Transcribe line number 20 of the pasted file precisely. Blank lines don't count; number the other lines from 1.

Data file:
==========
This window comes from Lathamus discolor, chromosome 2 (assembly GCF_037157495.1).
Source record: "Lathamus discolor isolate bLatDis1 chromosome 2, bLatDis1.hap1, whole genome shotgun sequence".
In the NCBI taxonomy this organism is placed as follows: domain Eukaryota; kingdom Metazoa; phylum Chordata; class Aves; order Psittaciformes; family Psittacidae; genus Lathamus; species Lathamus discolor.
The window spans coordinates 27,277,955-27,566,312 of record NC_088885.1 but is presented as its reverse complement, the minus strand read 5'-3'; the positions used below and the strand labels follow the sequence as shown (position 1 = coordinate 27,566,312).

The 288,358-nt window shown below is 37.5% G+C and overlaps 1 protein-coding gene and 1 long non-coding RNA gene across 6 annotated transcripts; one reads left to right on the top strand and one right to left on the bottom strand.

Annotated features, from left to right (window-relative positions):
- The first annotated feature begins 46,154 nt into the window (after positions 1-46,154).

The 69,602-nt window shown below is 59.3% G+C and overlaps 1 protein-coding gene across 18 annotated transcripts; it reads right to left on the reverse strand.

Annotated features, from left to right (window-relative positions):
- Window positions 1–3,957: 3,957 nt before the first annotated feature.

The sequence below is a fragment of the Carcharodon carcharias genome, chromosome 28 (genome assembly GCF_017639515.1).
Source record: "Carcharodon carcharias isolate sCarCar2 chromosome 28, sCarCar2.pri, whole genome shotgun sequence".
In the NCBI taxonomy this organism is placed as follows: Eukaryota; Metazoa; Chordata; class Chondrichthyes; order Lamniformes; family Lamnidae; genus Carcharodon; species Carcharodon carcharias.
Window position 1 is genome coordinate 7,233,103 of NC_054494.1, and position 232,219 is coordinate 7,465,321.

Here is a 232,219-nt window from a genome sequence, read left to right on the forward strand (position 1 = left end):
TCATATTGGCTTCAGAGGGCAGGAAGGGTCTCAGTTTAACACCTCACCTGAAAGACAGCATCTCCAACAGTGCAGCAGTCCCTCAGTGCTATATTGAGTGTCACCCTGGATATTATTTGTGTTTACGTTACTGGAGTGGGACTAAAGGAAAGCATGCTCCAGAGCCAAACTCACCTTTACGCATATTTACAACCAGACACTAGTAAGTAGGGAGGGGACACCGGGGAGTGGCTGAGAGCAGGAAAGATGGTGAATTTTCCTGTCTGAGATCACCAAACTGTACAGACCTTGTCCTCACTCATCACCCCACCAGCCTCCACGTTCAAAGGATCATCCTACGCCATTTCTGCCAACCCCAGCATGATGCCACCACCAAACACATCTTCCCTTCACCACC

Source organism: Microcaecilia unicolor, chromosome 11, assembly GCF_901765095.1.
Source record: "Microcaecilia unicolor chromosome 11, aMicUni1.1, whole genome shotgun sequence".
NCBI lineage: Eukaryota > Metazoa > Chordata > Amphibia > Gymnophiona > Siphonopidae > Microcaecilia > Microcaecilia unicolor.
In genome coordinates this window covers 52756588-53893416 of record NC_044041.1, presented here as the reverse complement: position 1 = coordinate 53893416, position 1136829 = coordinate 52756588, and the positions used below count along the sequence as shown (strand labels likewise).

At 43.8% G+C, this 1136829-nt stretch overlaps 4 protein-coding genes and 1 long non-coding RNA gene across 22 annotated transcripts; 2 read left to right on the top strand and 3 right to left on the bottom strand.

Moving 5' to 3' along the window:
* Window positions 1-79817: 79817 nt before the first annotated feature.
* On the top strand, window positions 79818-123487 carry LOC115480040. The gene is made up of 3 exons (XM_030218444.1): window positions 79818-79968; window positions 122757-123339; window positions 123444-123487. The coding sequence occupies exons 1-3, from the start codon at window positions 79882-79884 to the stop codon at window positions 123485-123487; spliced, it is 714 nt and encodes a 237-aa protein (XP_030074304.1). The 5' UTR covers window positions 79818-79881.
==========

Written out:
In genome coordinates this window covers 52756588-53893416 of record NC_044041.1, presented here as the reverse complement: position 1 = coordinate 53893416, position 1136829 = coordinate 52756588, and the positions used below count along the sequence as shown (strand labels likewise).